Thursday in Whitewater will be partly sunny with a high of sixty-three. Sunrise is 5:39 AM and sunset 8:03 PM, for 14h 24m 06s of daytime. The moon is full with 100% of its visible disk illuminated.
On this day in 1945, General Alfred Jodl signs unconditional surrender terms at Reims, France, ending Germany’s participation in the war. The document takes effect the next day.
Recommended for reading in full —
Robert Faturechi and Derek Willis report On the Same Day Sen. Richard Burr Dumped Stock, So Did His Brother-in-Law. Then the Market Crashed:
Sen. Richard Burr was not the only member of his family to sell off a significant portion of his stock holdings in February, ahead of the market crash spurred by coronavirus fears. On the same day Burr sold, his brother-in-law also dumped tens of thousands of dollars worth of shares. The market fell by more than 30% in the subsequent month.
Burr’s brother-in-law, Gerald Fauth, who has a post on the National Mediation Board, sold between $97,000 and $280,000 worth of shares in six companies — including several that have been hit particularly hard in the market swoon and economic downturn.
A person who picked up Fauth’s phone on Wednesday hung up when asked if Fauth and Burr had discussed the sales in advance.
In 2017, President Donald Trump appointed Fauth to the three-person board of the National Mediation Board, a federal agency that facilitates labor-management relations within the nation’s railroad and airline industries. He was previously a lobbyist and president of his own transportation economic consulting firm, G.W. Fauth & Associates.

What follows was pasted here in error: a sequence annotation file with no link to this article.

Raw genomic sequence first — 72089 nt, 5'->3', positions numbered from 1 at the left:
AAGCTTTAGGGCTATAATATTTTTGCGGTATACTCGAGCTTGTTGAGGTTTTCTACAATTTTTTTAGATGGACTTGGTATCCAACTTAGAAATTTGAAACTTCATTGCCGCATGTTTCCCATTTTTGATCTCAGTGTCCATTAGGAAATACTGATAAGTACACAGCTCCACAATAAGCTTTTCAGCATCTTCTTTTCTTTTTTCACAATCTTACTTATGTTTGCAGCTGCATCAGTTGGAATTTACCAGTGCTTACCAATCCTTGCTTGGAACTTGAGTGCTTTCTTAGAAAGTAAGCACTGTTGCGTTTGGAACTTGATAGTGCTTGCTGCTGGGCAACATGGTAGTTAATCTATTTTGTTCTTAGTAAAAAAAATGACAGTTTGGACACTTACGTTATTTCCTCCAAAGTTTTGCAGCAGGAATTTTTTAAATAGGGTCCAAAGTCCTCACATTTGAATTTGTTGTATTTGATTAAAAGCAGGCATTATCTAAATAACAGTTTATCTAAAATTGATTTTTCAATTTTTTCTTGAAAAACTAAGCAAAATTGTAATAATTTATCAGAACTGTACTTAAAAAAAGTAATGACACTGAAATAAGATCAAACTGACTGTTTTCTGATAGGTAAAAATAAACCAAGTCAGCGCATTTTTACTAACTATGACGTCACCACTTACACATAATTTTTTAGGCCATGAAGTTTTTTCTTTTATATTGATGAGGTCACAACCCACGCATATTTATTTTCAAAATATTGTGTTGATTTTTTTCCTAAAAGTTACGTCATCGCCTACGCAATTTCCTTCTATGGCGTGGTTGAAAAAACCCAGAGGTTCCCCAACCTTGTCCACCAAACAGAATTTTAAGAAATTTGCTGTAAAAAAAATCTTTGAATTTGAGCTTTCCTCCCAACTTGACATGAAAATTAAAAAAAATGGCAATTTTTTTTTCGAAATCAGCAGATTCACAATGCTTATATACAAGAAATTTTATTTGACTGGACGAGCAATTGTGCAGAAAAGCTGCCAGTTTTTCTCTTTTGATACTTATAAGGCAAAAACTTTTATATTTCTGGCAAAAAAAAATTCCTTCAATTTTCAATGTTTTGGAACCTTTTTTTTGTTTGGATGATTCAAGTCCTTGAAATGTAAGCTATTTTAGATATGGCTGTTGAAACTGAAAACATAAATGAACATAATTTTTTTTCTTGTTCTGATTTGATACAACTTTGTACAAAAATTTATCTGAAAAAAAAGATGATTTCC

Burr came under scrutiny after ProPublica reported that he sold off a significant percentage of his stocks shortly before the market tanked, unloading between $628,000 and $1.72 million of his holdings on Feb. 13 in 33 separate transactions. As chairman of the Senate Intelligence Committee and a member of the health committee, Burr had access to the government’s most highly classified information about threats to America’s security and public health concerns.
Daniel Beer reviews Putin’s People by Catherine Belton – a groundbreaking study that follows the money:
A groundbreaking and meticulously researched anatomy of the Putin regime, Belton’s book shines a light on the pernicious threats Russian money and influence now pose to the west. Deepening social inequality and the rise of populist movements in the wake of the 2008 financial crisis have “left the west wide open to Russia’s aggressive new tactics of fuelling the far right and the far left”. Kremlin largesse has funded political parties across the continent, from the National Front in France to Jobbik in Hungary and the Five Star movement in Italy, which are united in their hostility to both the EU and Nato. The Kremlin’s “black cash”, former Kremlin insider Sergei Pugachev laments, “is like a dirty atomic bomb. In some ways it’s there, in some ways it’s not. Nowadays it’s much harder to trace.” Putin’s People lays bare the scale of the challenge if the west is to decontaminate its politics.
(Putin’s People will be available for sale on 6.16.20, and Amazon is now taking advance orders for electronic or print copies.)